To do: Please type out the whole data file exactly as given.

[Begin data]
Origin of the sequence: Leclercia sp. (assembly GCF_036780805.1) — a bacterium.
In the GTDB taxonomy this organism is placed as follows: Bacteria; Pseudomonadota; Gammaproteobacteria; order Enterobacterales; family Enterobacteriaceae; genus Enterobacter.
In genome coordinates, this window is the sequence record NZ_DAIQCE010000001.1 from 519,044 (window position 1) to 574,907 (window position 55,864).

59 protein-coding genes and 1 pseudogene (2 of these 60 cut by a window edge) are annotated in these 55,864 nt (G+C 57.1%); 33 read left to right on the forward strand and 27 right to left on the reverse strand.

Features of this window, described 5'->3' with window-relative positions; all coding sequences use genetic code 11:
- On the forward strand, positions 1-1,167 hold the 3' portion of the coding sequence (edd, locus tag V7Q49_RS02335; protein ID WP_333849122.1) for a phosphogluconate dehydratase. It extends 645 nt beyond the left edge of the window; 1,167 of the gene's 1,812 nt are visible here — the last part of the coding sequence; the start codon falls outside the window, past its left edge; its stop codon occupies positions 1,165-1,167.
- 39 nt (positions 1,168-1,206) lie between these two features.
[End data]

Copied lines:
Origin of the sequence: Leclercia sp. (assembly GCF_036780805.1) — a bacterium.
In the GTDB taxonomy this organism is placed as follows: Bacteria; Pseudomonadota; Gammaproteobacteria; order Enterobacterales; family Enterobacteriaceae; genus Enterobacter.
In genome coordinates, this window is the sequence record NZ_DAIQCE010000001.1 from 519,044 (window position 1) to 574,907 (window position 55,864).

59 protein-coding genes and 1 pseudogene (2 of these 60 cut by a window edge) are annotated in these 55,864 nt (G+C 57.1%); 33 read left to right on the forward strand and 27 right to left on the reverse strand.

Features of this window, described 5'->3' with window-relative positions; all coding sequences use genetic code 11:
- On the forward strand, positions 1-1,167 hold the 3' portion of the coding sequence (edd, locus tag V7Q49_RS02335; protein ID WP_333849122.1) for a phosphogluconate dehydratase. It extends 645 nt beyond the left edge of the window; 1,167 of the gene's 1,812 nt are visible here — the last part of the coding sequence; the start codon falls outside the window, past its left edge; its stop codon occupies positions 1,165-1,167.
- 39 nt (positions 1,168-1,206) lie between these two features.